ments, with interest from the time of paying each bill, as if such
expenses had been incurred for the support of the same at other
places, under existing laws.

Id., S 88.

§ 746. Support of Indig-ent Insane, Not Pau-
pers.

Under the old law an indigent Insane person " not a pauper," was to be sup-
ported at the asylum by the county, not by the several towns.

People, exrel. Supervisors of the Town of Alexander, v. Board of Buperrisors, '

HUl, in.

But in a case in Herkimer county, decided November, 1886, Judge Vann de-
cided, that under the present law, each town was liable for the support of resi-
dent " indigent insane, not a pauper," when sent to an asylum.

People, exrd. Russell, v. Board of Supervisors of Herkimer Co.; affirmed, 46 Hod,
S54,



BOAfeD OF SUPEKVISORS — MISCELLANEOUS DUTIES. 609

In Herkimer county the towns support their own poor, the Buperintendent of
the poor keeping an account with each town therefor, and the distinction between
town and county poor is maintained.

It was also held that a claim made by the town that it could not be charged with
the cost of supporting those persons upon the ground that although they had a
legal settlement in the town, they had not previously become chargeable to it,
could not be sustained, as under the Laws of 1874, no distinction was presumed
between poverty caused by insanity and that caused by other disease or mis-
fortune.
Id.

In the year 1875, John Gill, a resident of the city of Kingston, after having
been indicted in the county of Suffolk, for an assault with intent to kill, was com-
mitted to the Hudson Hiver State Asylum for the Insane, by the county judge of
Suffolk county, and was afterward transferred to the Asylum for Insane Criminals
at Auburn, where he has since remained. The county of Suffolk, having paid
$1,760.71 for his support and maintenance in the asylum, brought this action to
recover the amount so paid for the city of Kingston.

Upon the hearing of the appeal from a judgment overruling a demurrer inter-
posed to the complaint, upon the ground that it did not state facts su£Scient to
constitute a cause of action, the defendant claimed that the liability for the main-
tenance of the insane criminal rested upon the county of Ulster, in the first in-
stance, or on the commissioners of the alms-house of the city of Kingston, and
that no liability was imposed by the statute upon the city itself. Eleld, that the
judgment should be affirmed.

That by sections 33, 63 and 69 of chapter 446 of the Laws of 1874, as amended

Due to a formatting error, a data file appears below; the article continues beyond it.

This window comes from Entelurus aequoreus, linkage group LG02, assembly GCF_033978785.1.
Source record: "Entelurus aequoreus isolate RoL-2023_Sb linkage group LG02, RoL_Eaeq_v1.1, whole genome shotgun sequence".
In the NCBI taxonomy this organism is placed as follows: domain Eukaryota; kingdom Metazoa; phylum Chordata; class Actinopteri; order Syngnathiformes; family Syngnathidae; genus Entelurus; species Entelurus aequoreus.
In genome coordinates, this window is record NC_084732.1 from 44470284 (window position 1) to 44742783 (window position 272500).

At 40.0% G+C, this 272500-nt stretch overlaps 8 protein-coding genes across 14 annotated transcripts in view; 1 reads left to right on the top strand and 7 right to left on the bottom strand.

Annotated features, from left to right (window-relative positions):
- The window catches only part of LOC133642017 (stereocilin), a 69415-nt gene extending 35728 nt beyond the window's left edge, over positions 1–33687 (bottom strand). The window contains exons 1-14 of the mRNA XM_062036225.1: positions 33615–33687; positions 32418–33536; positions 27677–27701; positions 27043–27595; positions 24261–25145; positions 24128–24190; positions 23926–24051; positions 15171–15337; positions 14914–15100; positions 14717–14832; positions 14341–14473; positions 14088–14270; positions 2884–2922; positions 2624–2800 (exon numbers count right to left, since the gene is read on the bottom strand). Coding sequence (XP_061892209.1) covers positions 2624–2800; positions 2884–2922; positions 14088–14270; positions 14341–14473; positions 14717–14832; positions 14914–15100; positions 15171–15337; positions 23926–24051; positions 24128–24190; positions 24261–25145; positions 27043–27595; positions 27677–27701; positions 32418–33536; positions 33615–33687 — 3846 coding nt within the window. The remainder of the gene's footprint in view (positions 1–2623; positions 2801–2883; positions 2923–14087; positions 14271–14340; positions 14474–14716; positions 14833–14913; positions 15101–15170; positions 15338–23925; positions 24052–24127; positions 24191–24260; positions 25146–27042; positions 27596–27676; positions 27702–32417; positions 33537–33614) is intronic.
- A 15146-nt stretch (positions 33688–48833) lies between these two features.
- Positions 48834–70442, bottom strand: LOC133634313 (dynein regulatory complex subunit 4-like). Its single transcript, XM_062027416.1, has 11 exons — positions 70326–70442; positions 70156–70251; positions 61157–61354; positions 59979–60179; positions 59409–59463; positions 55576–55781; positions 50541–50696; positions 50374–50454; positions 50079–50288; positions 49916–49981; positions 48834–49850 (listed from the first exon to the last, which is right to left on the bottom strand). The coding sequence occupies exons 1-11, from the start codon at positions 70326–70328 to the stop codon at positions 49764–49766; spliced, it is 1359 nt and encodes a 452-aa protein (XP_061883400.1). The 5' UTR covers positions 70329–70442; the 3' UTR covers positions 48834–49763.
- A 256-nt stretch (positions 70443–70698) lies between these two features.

by chapter 520 of 1879, the duty to raise money for the support of the poor of the
city rested upon the city of Kingston.

Supervisors v . City of Kingston, 50 Hun, 435.

The expense of supporting Indigent insane is to be paid by the town in which
such persons have legal settlements and not by the county, and such expense is
properly added by the board of supervisors to the other amounts which are to be
levied on such town.

In an action brought to restrain the board of supervisors of Schoharie county
from imposing on the relator, a town in said county, a charge for expenses paid
for the several years since January 1, 1882, for such of the indigent insane as
had settlements in the relator's town, it was claimed by the relator that the action
or non-action in this respect of former boards of supervisors was conclusive;
that any action now, by the present board of supervisors, would be a review of
what had been decided by former boards, and that this could not be allowed.
Held, that the expenses of indigent patients in the asylum are to be paid, in the
first instance, by the county, and the supervisors are then annually to raise the
amount of such bills paid by the county treasurer, and such further sum as will
probably cover all similar bills for one year in advance.

That the fact that the board of supervisors had not availed itself of the right
at the end of each year, since January 1, 1883, to charge to the several towns the
amounts which were properly chargeable to them for the support of the indigent
insane, did not bar future proceedings for such reimbursements.

That it could not be claimed that the provisions of the statute, directing the
raising of the money at the beginning of the year, contemplated that an appor-
tionment should then be made of such expenses pro rata, according to the valua-
77



610 SuPERviBOEs' Manual.

Hon of the towns, as by law the Baperviaors must raise this money at the be.
ginning of the year, although they have at that time no power to apportion, and
no knowledge of the facts on which the apportionment is to be made, which caa
only be known at the end of the year, when it is known for what patients the
money has been paid and how much has been paid for each.
People, ex rel. Blenheim, v. Supervisors, 49 Hun, 308, 309.

CHRONIC PAUPER INSANE.

§ 747. — The pauper insane are confined in the asylum desig-
nated, the Willard or Binghamton. Counties may be exempted
from sending their pauper insane to the Willard Asylum by the
State commission in lunacy.